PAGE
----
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Hamilton Southeastern Utilities, Inc. v. Indiana Utility Regulatory Commission

Court of Appeals of Indiana

September 28, 2017

Hamilton Southeastern Utilities, Inc., Appellant-Petitioner,
Indiana Utility Regulatory Commission; Indiana Office of Utility Consumer Counselor; and Apartment Association of Indiana, Inc., Appellees-Respondents/Statutory Parties and Intervenors.

         Appeal from the Indiana Utility Regulatory Commission The Honorable Aaron A. Schmoll, Senior Administrative Law Judge Trial Court Cause No. 44683

          FOR APPELLANT Randolph L. Seger Brian W. Welch Michael T. Griffiths Bingham Greenebaum Doll, LLP Indianapolis, Indiana.

          ATTORNEYS FOR APPELLEES William Fine Daniel M. LeVay Scott C. Franson Abby Gray Indiana Office of Utility Consumer Counselor Indianapolis, Indiana Beth E. Heline Jeremy Comeau Patricia C. McMath Indiana Utility Regulatory Commission Indianapolis, Indiana.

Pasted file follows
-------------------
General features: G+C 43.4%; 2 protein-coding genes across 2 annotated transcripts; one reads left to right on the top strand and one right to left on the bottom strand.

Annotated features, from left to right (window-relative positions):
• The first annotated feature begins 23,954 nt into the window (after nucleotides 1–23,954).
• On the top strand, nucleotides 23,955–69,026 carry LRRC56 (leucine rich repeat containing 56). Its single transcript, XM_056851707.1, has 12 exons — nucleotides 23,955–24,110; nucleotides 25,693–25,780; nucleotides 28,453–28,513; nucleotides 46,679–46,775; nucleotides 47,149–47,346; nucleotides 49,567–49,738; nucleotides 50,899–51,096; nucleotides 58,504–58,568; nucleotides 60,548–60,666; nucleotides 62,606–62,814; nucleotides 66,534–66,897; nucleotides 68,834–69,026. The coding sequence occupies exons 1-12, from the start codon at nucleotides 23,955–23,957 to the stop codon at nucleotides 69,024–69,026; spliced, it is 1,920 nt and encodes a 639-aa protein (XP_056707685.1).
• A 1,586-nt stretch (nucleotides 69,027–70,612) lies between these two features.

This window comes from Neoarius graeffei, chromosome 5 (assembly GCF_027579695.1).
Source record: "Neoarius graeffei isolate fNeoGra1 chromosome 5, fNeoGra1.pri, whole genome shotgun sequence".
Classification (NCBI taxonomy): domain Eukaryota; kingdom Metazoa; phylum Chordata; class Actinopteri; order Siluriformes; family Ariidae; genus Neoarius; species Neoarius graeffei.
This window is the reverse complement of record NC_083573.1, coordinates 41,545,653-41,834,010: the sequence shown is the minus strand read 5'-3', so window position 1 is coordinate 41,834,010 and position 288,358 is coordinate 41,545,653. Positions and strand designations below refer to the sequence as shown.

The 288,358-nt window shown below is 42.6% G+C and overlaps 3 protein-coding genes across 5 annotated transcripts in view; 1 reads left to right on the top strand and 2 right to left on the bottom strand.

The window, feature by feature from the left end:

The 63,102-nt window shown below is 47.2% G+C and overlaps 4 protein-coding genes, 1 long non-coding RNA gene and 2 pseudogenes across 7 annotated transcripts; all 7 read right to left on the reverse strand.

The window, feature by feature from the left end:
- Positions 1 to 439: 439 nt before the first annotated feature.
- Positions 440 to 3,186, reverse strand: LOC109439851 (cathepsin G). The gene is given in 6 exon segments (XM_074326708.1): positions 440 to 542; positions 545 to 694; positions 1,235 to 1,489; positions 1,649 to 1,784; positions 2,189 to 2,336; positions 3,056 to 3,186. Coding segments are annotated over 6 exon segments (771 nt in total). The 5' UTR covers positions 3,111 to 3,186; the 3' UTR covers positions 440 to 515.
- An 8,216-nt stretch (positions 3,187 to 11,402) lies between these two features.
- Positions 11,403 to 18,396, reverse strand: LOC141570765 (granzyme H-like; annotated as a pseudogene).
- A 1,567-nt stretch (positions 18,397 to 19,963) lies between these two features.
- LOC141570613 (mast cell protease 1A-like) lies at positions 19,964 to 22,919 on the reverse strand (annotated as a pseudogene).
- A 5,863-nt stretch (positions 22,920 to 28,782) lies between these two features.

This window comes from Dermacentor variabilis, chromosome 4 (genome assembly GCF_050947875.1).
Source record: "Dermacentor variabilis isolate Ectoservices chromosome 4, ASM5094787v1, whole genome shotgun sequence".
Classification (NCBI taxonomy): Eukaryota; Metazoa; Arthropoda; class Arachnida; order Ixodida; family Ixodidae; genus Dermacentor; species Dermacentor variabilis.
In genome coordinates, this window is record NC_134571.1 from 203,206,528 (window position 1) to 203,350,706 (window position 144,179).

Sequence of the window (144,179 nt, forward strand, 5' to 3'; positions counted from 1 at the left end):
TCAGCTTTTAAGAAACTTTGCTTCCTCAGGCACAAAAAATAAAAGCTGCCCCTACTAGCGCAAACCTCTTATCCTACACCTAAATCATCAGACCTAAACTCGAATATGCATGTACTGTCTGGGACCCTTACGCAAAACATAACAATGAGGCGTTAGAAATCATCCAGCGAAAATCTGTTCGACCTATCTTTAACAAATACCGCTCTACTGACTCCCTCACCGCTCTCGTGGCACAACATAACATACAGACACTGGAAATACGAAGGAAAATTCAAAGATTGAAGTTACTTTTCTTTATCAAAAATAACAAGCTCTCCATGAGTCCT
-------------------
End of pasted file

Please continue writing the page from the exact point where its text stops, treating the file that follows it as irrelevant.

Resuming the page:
RILEY, JUDGE


         [¶1] Appellant/Cross-Appellee-Petitioner, Hamilton Southeastern Utilities, Inc. (HSE), appeals the Order of the Indiana Utility Regulatory Commission (Commission), in which the Commission authorized a 1.17% increase in HSE's rate for sewer utility service.

         [¶2] We affirm in part, reverse in part, and remand.


         [¶3] HSE raises six issues on appeal, which we consolidate and restate as the following two issues:

(1) Whether the Commission erred by excluding certain expenses from the calculation of HSE's utility rate; and
(2) Whether the Commission erred by approving an excessive system development charge in one of HSE's service areas.

         [¶4] On cross-appeal, Appellee/Cross-Appellant-Respondent, the Indiana Office of Utility Consumer Counselor (OUCC), raises one additional issue, which we restate as: Whether the Commission erred by including income tax liability in its calculation of HSE's utility rate.